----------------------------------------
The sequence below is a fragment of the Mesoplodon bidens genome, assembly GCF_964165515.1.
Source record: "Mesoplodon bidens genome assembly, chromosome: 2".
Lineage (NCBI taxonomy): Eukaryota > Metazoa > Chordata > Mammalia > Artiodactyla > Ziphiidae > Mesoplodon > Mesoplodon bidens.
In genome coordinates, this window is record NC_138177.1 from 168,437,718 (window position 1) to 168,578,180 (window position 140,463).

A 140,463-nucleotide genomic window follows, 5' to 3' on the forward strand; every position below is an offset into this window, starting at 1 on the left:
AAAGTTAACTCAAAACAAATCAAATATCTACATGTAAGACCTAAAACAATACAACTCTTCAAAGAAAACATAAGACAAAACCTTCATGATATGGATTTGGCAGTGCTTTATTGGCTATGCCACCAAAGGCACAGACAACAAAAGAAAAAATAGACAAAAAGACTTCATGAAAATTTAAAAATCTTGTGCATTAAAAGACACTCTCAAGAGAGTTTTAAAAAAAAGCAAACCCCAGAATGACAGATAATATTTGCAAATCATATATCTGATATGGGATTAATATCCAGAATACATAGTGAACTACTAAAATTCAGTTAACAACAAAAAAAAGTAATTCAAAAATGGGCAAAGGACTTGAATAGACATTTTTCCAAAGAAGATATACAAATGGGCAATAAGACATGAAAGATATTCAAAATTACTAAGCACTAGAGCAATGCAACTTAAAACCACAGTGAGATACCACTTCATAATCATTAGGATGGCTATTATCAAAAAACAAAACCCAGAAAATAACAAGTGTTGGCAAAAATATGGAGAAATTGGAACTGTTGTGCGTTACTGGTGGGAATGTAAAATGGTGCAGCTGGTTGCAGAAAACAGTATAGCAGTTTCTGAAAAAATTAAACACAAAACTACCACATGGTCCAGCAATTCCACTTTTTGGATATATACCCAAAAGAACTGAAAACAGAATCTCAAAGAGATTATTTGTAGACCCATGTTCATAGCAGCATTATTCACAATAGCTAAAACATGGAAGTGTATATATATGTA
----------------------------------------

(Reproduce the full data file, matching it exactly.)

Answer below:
The sequence below is a fragment of the Mesoplodon bidens genome, assembly GCF_964165515.1.
Source record: "Mesoplodon bidens genome assembly, chromosome: 2".
Lineage (NCBI taxonomy): Eukaryota > Metazoa > Chordata > Mammalia > Artiodactyla > Ziphiidae > Mesoplodon > Mesoplodon bidens.
In genome coordinates, this window is record NC_138177.1 from 168,437,718 (window position 1) to 168,578,180 (window position 140,463).

A 140,463-nucleotide genomic window follows, 5' to 3' on the forward strand; every position below is an offset into this window, starting at 1 on the left:
AAAGTTAACTCAAAACAAATCAAATATCTACATGTAAGACCTAAAACAATACAACTCTTCAAAGAAAACATAAGACAAAACCTTCATGATATGGATTTGGCAGTGCTTTATTGGCTATGCCACCAAAGGCACAGACAACAAAAGAAAAAATAGACAAAAAGACTTCATGAAAATTTAAAAATCTTGTGCATTAAAAGACACTCTCAAGAGAGTTTTAAAAAAAAGCAAACCCCAGAATGACAGATAATATTTGCAAATCATATATCTGATATGGGATTAATATCCAGAATACATAGTGAACTACTAAAATTCAGTTAACAACAAAAAAAAGTAATTCAAAAATGGGCAAAGGACTTGAATAGACATTTTTCCAAAGAAGATATACAAATGGGCAATAAGACATGAAAGATATTCAAAATTACTAAGCACTAGAGCAATGCAACTTAAAACCACAGTGAGATACCACTTCATAATCATTAGGATGGCTATTATCAAAAAACAAAACCCAGAAAATAACAAGTGTTGGCAAAAATATGGAGAAATTGGAACTGTTGTGCGTTACTGGTGGGAATGTAAAATGGTGCAGCTGGTTGCAGAAAACAGTATAGCAGTTTCTGAAAAAATTAAACACAAAACTACCACATGGTCCAGCAATTCCACTTTTTGGATATATACCCAAAAGAACTGAAAACAGAATCTCAAAGAGATTATTTGTAGACCCATGTTCATAGCAGCATTATTCACAATAGCTAAAACATGGAAGTGTATATATATGTA